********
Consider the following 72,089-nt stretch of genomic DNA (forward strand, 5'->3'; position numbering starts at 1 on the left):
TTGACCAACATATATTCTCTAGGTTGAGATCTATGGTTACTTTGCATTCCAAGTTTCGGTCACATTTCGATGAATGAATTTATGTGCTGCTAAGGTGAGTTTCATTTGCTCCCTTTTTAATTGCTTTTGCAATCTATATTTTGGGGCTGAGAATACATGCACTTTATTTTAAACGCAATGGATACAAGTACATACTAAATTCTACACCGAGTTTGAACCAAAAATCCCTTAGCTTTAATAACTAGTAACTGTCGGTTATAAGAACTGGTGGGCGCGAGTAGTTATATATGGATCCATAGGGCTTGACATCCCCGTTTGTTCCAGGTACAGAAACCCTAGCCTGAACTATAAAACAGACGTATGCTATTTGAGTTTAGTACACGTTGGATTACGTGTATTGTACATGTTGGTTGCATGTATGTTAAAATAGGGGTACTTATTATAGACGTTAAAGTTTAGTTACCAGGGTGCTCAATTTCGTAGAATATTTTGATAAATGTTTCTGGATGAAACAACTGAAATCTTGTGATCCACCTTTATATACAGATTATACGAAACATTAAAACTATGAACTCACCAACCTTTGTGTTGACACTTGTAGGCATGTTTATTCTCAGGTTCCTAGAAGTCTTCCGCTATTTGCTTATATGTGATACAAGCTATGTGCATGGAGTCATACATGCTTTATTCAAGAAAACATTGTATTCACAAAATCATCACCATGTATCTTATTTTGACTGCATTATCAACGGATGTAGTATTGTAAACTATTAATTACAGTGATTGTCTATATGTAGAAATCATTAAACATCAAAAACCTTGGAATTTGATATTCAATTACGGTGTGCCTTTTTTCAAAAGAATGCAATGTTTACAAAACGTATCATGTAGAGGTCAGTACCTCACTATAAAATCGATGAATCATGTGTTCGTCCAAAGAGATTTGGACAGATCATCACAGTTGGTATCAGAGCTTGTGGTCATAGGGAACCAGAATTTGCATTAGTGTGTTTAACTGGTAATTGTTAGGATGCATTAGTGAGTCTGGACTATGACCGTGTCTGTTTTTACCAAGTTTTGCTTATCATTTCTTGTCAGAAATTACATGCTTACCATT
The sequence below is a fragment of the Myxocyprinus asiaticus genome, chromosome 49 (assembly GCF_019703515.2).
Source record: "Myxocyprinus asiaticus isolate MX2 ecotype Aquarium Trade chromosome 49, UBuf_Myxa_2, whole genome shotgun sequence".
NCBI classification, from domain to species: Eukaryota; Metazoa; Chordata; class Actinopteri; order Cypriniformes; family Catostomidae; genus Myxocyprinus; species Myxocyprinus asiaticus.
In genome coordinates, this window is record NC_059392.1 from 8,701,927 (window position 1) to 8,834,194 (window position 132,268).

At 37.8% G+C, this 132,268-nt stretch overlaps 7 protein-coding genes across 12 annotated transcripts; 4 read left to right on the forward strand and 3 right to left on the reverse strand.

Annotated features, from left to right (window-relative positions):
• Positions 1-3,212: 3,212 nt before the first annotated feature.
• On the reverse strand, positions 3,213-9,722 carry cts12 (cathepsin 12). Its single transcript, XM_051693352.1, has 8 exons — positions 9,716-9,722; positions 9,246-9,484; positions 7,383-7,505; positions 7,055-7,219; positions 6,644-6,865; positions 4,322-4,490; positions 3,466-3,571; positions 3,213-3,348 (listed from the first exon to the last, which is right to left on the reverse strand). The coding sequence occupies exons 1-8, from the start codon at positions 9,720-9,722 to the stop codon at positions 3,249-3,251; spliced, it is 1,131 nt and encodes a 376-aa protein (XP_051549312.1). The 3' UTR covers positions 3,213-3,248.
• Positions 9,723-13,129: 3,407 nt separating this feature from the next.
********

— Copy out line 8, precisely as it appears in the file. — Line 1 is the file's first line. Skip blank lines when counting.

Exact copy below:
Annotated features, from left to right (window-relative positions):